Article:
Background: This paper presents two replications of a heuristic model for measuring environment in studies of gene-environment interplay in the etiology of young adult problem behaviors.
Methods: Data were drawn from two longitudinal, U.S. studies of the etiology of substance use and related behaviors: the Raising Healthy Children study (RHC; N=1040, 47% female) and the Minnesota Twin Family Study (MTFS; N=1512, 50% female). RHC included a Pacific Northwest, school-based, community sample. MTFS included twins identified from state birth records in Minnesota. Both studies included commensurate measures of general family environment and family substance-specific environments in adolescence (RHC ages 10-18; MTFS age 18), as well as young adult nicotine dependence, alcohol and illicit drug use disorders, HIV sexual risk behavior, and antisocial behavior (RHC ages 24, 25; MTFS age 25).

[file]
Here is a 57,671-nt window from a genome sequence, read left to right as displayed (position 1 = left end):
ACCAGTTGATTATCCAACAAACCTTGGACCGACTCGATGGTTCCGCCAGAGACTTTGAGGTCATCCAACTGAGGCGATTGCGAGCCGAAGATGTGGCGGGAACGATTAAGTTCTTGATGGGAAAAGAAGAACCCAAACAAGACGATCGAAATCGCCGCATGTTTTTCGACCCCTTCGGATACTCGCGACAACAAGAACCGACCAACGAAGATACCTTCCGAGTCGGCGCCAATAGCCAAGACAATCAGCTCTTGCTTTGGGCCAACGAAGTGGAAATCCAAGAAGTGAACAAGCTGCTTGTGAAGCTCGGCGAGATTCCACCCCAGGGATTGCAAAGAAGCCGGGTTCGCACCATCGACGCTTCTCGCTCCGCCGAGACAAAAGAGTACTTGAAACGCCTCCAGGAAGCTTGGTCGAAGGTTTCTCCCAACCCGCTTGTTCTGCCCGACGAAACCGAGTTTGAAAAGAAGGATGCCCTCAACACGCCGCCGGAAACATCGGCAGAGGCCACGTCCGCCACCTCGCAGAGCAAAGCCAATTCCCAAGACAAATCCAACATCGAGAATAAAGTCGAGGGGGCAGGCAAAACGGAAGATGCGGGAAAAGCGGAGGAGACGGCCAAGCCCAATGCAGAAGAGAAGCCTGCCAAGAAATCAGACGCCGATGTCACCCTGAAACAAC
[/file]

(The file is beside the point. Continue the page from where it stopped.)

Results: Results from the two samples were highly consistent and largely supported the heuristic model proposed by Bailey et al. (2011). Adolescent general family environment, family smoking environment, and family drinking environment predicted shared variance in problem behaviors in young adulthood. Family smoking environment predicted unique variance in young adult nicotine dependence. Family drinking environment did not appear to predict unique variance in young adult alcohol use disorder.
Conclusions: Organizing environmental predictors and outcomes into general and substance-specific measures provides a useful way forward in modeling complex environments and phenotypes. Results suggest that programs aimed at preventing young adult problem behaviors should target general family environment and family smoking and drinking environments in adolescence.
Keywords: Alcohol misuse; Measuring environment for GxE; Nicotine dependence; Problem behavior; Replication.
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